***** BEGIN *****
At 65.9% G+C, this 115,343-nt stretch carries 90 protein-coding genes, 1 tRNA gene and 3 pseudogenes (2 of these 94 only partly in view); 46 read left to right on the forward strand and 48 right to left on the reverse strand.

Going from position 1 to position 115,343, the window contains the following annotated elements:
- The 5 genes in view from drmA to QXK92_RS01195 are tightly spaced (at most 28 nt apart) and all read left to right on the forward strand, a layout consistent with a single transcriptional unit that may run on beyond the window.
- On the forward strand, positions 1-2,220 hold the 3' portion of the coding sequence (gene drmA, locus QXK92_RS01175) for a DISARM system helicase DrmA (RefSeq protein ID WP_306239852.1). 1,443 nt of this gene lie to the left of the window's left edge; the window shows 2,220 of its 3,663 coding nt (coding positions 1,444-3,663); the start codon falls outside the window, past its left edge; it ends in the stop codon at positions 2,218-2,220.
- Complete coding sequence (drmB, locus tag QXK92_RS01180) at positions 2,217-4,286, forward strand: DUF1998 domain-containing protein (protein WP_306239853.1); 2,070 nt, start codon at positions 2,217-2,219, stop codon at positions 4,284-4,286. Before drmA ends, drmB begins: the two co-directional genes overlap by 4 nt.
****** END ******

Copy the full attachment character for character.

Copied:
At 65.9% G+C, this 115,343-nt stretch carries 90 protein-coding genes, 1 tRNA gene and 3 pseudogenes (2 of these 94 only partly in view); 46 read left to right on the forward strand and 48 right to left on the reverse strand.

Going from position 1 to position 115,343, the window contains the following annotated elements:
- The 5 genes in view from drmA to QXK92_RS01195 are tightly spaced (at most 28 nt apart) and all read left to right on the forward strand, a layout consistent with a single transcriptional unit that may run on beyond the window.
- On the forward strand, positions 1-2,220 hold the 3' portion of the coding sequence (gene drmA, locus QXK92_RS01175) for a DISARM system helicase DrmA (RefSeq protein ID WP_306239852.1). 1,443 nt of this gene lie to the left of the window's left edge; the window shows 2,220 of its 3,663 coding nt (coding positions 1,444-3,663); the start codon falls outside the window, past its left edge; it ends in the stop codon at positions 2,218-2,220.
- Complete coding sequence (drmB, locus tag QXK92_RS01180) at positions 2,217-4,286, forward strand: DUF1998 domain-containing protein (protein WP_306239853.1); 2,070 nt, start codon at positions 2,217-2,219, stop codon at positions 4,284-4,286. Before drmA ends, drmB begins: the two co-directional genes overlap by 4 nt.